There were marches held in other cities that day. The one in Boston resulted in 23 arrests. Compared to that, the one in DC was pretty peaceful. Even the police were relatively restrained as they closed off Pennsylvania Avenue so people could march.

Justice For All March in Washington, DC

Justice For All March in Washington, DC

The march went past the Newseum where we saw people watching the march from the top balconies.

Justice For All March in Washington, DC

The march went past the Canadian Embassy.

Justice For All March in Washington, DC

Justice For All March in Washington, DC

The march route basically ended at the east wing of the National Gallery of Art.

Justice For All March in Washington, DC

While most people walked, there was this vehicle from radio station WPGC that drove down the march route.

Justice For All March in Washington, DC

Justice For All March in Washington, DC

Most people basically hung around while listening to Rev. Al Sharpton and other speakers talk about the current police racial problem in the U.S. I only heard the speech because I wasn’t able to get close to the stage due to the crowd. I walked around a bit trying to see if any of my friends from my church congregation had actually shown up and I took some photos while I did so.

Justice For All March in Washington, DC

Justice For All March in Washington, DC

Justice For All March in Washington, DC

Justice For All March in Washington, DC

Justice For All March in Washington, DC

Justice For All March in Washington, DC

Justice For All March in Washington, DC

Justice For All March in Washington, DC

I finally hit pay dirt when I saw the Unitarian Universalist Association’s Standing on the Side of Love banner and I felt heartened. I found out that the people with the banner were from the Arlington UU Church. But then one of the people told me that the minister at my congregation and her husband had marched with them. I found them. It’s the same minister who suffered a massive stroke on Good Friday and she has been taking a leave of absence since then. She’s slowly recovering but her husband had to wheel her down Pennsylvania Avenue in her wheelchair. (There’s currently an interim minister serving in her absence.) She seemed tired so I didn’t talk for very long. That couple were the only ones I found from my congregation.

The day was sunny but it was cold. (After all, it’s December!) I was glad I wore my winter coat to that march. I stayed around for a while until I felt cold and stiff so I decided to head to the Judiciary Square Metro station and take the next train out of DC. While I did so, I took a few more photos.

Justice For All March in Washington, DC

Justice For All March in Washington, DC

Justice For All March in Washington, DC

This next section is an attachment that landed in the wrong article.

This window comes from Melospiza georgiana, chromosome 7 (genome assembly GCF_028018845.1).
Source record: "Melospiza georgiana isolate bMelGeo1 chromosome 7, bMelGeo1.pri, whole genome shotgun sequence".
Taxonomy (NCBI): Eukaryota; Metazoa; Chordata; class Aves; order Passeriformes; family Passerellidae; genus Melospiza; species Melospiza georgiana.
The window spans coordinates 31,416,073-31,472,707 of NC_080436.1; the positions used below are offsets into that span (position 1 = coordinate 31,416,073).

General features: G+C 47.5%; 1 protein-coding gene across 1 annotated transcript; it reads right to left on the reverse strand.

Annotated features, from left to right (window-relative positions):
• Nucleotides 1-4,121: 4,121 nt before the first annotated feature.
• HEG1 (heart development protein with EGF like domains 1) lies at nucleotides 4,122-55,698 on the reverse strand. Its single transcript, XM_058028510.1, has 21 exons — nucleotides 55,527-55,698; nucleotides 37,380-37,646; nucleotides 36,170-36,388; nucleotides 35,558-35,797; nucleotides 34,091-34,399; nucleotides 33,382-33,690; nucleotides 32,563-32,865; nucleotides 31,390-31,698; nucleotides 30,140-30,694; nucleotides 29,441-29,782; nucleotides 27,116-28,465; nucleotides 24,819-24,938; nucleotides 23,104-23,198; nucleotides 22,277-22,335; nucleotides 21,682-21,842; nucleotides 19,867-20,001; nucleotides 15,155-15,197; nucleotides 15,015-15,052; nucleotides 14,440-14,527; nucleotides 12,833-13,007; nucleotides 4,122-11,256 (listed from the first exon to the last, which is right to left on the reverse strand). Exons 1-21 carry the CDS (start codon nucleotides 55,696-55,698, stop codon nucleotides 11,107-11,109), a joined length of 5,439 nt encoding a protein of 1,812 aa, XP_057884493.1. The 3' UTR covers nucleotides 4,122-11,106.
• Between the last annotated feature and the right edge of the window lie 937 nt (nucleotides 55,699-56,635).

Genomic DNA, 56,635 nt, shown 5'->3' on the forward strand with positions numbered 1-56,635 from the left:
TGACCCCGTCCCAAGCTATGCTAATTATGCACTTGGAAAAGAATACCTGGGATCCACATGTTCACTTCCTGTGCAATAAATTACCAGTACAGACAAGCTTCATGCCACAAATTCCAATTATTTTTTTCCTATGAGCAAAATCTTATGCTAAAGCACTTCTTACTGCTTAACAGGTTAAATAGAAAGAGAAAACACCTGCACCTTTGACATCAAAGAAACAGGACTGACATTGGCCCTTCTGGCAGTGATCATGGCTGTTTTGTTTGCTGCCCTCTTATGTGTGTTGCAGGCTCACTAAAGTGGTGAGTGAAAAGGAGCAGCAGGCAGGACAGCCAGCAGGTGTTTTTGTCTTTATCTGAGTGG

Justice For All March in Washington, DC

Justice For All March in Washington, DC

Justice For All March in Washington, DC

Last week voters in my home state of Maryland voted for a referendum that was known on the ballot as Question 6, which called for the legalization of same-sex marriage. Over the years I have gone through a total evolution from thinking that the idea was a totally silly one to thinking that it should be a legitimate right. I went through that evolution despite being raised in a religious faith (Roman Catholicism) that still preaches that homosexuality is a major sin. In addition I attended public school in a district where many parents were opposed to having sex education taught in the public school because not only would it encourage kids to have sex at very young ages but—eek!—they may even discover homosexuality. The boys in my school routinely insulted each other by using epithets like”faggot” and “homo”.

When I was in the 7th grade, my social studies teacher showed this documentary in class called Future Shock. It was based on the bestselling book of the same name by Alvin Toffler. The thesis was that all kinds of new innovations and trends were happening faster than people’s abilities to get used to the changes so people’s minds would be so saturated with constant change that it would cause information overload and they would enter a psychological state known as “Future Shock.” (Even though the movie was made back in 1972, it was prophetic in that, thanks to the rise of computers and the Internet, technological innovations are now happening at a much faster rate than when the movie was originally made. One example: Five years ago I didn’t even know what a computer tablet was and now I own an iPad.)

There was one memorable scene in that movie that showed a brief clip of two men getting married in a church that was officiated by a minister. The whole class started laughing hysterically at that scene. I have to admit that I laughed too. I had grown up with the idea of a wedding couple consisting of a bride and groom and seeing two grooms exchanging wedding rings then kissing each other just seemed totally weird and ridiculous to me. When the class was over and the kids were going into the hallway on the way to their next class, my classmates were talking and giggling about that scene.